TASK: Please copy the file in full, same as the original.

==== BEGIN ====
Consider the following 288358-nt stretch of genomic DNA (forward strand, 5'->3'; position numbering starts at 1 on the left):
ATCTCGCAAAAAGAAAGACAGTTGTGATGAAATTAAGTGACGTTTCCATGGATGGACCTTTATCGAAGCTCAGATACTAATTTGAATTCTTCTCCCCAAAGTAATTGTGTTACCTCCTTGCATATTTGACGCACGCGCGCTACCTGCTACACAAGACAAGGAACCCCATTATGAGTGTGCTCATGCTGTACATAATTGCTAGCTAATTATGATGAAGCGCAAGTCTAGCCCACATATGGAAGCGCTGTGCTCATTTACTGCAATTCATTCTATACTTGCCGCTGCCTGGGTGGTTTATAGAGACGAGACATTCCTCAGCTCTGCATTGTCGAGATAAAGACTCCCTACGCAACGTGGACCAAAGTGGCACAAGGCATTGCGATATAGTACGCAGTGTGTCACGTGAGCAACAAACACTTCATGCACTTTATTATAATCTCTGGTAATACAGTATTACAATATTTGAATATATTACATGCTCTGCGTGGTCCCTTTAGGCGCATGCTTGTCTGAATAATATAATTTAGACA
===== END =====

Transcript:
Consider the following 288358-nt stretch of genomic DNA (forward strand, 5'->3'; position numbering starts at 1 on the left):
ATCTCGCAAAAAGAAAGACAGTTGTGATGAAATTAAGTGACGTTTCCATGGATGGACCTTTATCGAAGCTCAGATACTAATTTGAATTCTTCTCCCCAAAGTAATTGTGTTACCTCCTTGCATATTTGACGCACGCGCGCTACCTGCTACACAAGACAAGGAACCCCATTATGAGTGTGCTCATGCTGTACATAATTGCTAGCTAATTATGATGAAGCGCAAGTCTAGCCCACATATGGAAGCGCTGTGCTCATTTACTGCAATTCATTCTATACTTGCCGCTGCCTGGGTGGTTTATAGAGACGAGACATTCCTCAGCTCTGCATTGTCGAGATAAAGACTCCCTACGCAACGTGGACCAAAGTGGCACAAGGCATTGCGATATAGTACGCAGTGTGTCACGTGAGCAACAAACACTTCATGCACTTTATTATAATCTCTGGTAATACAGTATTACAATATTTGAATATATTACATGCTCTGCGTGGTCCCTTTAGGCGCATGCTTGTCTGAATAATATAATTTAGACA